Garden School:


Garden School:
Teaching this week: Rose pruning (as always!) and water management

Saturday, 9 September 2017

Wildflowers In A Box

I came across this product in a garden centre a little while ago - wildflowers in a "shake-on" pack.

It caught my eye as it was made by the same company who supply Patch Magic, which one of my Clients bought last year, and which impressed me very favourably when I applied it to a bare patch in the formal lawn.

The Patch Magic pack says that it's grass seed, feed, and (I think) coir: you shake it over the prepared bare ground, press it down, water it, and that's it: the coir protects the seed and retains moisture, and has the added - rather clever - benefit that as it starts to dry out, it changes colour to a pale brown, so you can easily see when it needs watering again.

Well, it worked fantastically: the new grass popped up in no time, and now is thick and lush, just as we wanted it.

So when I saw their wildflower version, I thought "Wow, that's a good idea!"

However, a week later (strange coincidence I know, but life is full of them) I was asked to do a one-off weeding and tidying session for a lady who had hurt her back, and was worried about the garden getting out of control. She asked me particularly to weed her "Wildflower Patch", which she had sown using the exact same Wildflowers-in-a-Box pack that I saw for sale.

It was so bad/good that I had to take a photo of it:


The bare brown crescent is where I have removed grass - I got this far, than then thought "this is so bad that I must take a photo."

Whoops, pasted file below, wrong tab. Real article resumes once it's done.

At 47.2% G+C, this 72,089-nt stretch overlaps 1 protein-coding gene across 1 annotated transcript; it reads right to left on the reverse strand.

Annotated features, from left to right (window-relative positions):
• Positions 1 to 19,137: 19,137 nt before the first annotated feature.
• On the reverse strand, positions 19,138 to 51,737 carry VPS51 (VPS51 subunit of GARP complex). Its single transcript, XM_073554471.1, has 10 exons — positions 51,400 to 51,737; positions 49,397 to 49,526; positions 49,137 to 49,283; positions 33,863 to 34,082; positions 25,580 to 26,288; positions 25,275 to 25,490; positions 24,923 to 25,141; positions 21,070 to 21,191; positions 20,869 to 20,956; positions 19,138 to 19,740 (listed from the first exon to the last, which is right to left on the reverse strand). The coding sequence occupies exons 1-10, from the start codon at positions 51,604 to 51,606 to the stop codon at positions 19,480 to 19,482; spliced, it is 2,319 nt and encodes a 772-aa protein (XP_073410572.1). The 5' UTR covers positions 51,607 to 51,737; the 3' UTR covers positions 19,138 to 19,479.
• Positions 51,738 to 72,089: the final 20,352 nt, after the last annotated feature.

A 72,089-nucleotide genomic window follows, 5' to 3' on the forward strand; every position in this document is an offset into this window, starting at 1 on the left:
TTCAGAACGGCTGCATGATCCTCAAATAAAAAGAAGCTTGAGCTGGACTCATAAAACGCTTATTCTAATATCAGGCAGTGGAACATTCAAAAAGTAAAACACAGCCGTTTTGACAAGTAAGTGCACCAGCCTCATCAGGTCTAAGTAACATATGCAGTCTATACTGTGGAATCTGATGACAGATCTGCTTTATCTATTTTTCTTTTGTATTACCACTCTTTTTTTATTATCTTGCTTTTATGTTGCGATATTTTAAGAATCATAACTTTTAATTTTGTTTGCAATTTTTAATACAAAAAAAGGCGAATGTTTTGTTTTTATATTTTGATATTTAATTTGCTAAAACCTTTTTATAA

If you look closely, you can see a lot of grass: at the bottom is some Nigella (Love in a Mist) which is not in the Wildflower Box, but is from the existing garden: there is a good quantity of forget-me-not, and some cleavers (goose grass), also from the main garden.

But wildflowers? Not a single one. Not even Poppies, which are legendary for their easy germination.

By the time I'd removed all the grass, and the many recognisable and unwanted weeds such as thistle, dock, nettle, bindweed, buddleia, chickweed etc, there was very little left. The poor Client was most crestfallen that her "instant" wildflower bed had, to all intents and purposes, failed completely.

I think her mistake was in not ensuring a stale seed bed before sowing: grass will smother most wildflower seedlings, as will large established weeds.

This means that if you want delicate wildflowers, you have to make it easy for them by clearing away everything from the chosen area, waiting for the weeds to spring up, clearing those weeds, waiting again for the next crop, clearing those ones and only THEN planting your wildflower seeds.

This is not as easy as it sounds, as it means having to look at bare brown soil for several weeks, early in the year; and not many of  us are prepared to sacrifice parts of our gardens in this way.

Instead, I took her a selection of small plants from my own garden, including Fox and Cubs (Pilosella),  Fritillery, Common Spotted Orchid, Helleborine, Foxglove and Purslane, along with a handful of fresh poppy seeds of various kinds, which formed the basis of a varied and colourful bed, which should return year on year as the plants are all perennials, with the annual poppies filling in the gaps until the others have spread.

So, based on this rather small sample size, I would not recommend buying wildflowers in a "shake-on" box!

1 comment:

  1. How old was the Wildfolowers-In-A-Box? Does your client still have the Box? Possibly wild flowers may be an exception but ordinarily European standards dictate that seed sold should have a very high germination rate (95%?) given normal sowing conditions. Your client should contact the vendor and ask to be refunded or have a replacement.

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